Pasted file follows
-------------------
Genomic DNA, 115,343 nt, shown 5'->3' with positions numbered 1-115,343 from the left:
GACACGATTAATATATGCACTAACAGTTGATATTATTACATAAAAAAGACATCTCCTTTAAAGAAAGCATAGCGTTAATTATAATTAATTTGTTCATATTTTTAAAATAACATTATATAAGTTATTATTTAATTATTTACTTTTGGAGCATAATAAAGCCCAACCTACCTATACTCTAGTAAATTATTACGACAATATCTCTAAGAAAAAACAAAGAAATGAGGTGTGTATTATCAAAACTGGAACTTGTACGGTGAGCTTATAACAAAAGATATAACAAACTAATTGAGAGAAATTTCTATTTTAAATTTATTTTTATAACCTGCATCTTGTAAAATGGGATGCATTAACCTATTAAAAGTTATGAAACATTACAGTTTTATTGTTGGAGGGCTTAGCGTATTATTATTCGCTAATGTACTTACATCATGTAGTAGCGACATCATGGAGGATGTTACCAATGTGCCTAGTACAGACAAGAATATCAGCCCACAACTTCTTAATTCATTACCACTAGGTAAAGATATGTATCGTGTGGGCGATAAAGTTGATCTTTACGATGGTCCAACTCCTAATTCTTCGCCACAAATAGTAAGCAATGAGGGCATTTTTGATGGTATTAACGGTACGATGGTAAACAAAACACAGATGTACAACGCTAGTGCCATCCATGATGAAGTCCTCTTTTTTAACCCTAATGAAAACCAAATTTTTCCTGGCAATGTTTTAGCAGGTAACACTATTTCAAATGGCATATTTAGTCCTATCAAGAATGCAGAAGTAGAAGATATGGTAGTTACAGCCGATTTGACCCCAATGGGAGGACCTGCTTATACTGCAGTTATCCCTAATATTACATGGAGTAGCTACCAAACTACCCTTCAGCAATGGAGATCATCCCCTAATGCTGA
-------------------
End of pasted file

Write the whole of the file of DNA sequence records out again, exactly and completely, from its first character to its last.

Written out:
Genomic DNA, 115,343 nt, shown 5'->3' with positions numbered 1-115,343 from the left:
GACACGATTAATATATGCACTAACAGTTGATATTATTACATAAAAAAGACATCTCCTTTAAAGAAAGCATAGCGTTAATTATAATTAATTTGTTCATATTTTTAAAATAACATTATATAAGTTATTATTTAATTATTTACTTTTGGAGCATAATAAAGCCCAACCTACCTATACTCTAGTAAATTATTACGACAATATCTCTAAGAAAAAACAAAGAAATGAGGTGTGTATTATCAAAACTGGAACTTGTACGGTGAGCTTATAACAAAAGATATAACAAACTAATTGAGAGAAATTTCTATTTTAAATTTATTTTTATAACCTGCATCTTGTAAAATGGGATGCATTAACCTATTAAAAGTTATGAAACATTACAGTTTTATTGTTGGAGGGCTTAGCGTATTATTATTCGCTAATGTACTTACATCATGTAGTAGCGACATCATGGAGGATGTTACCAATGTGCCTAGTACAGACAAGAATATCAGCCCACAACTTCTTAATTCATTACCACTAGGTAAAGATATGTATCGTGTGGGCGATAAAGTTGATCTTTACGATGGTCCAACTCCTAATTCTTCGCCACAAATAGTAAGCAATGAGGGCATTTTTGATGGTATTAACGGTACGATGGTAAACAAAACACAGATGTACAACGCTAGTGCCATCCATGATGAAGTCCTCTTTTTTAACCCTAATGAAAACCAAATTTTTCCTGGCAATGTTTTAGCAGGTAACACTATTTCAAATGGCATATTTAGTCCTATCAAGAATGCAGAAGTAGAAGATATGGTAGTTACAGCCGATTTGACCCCAATGGGAGGACCTGCTTATACTGCAGTTATCCCTAATATTACATGGAGTAGCTACCAAACTACCCTTCAGCAATGGAGATCATCCCCTAATGCTGA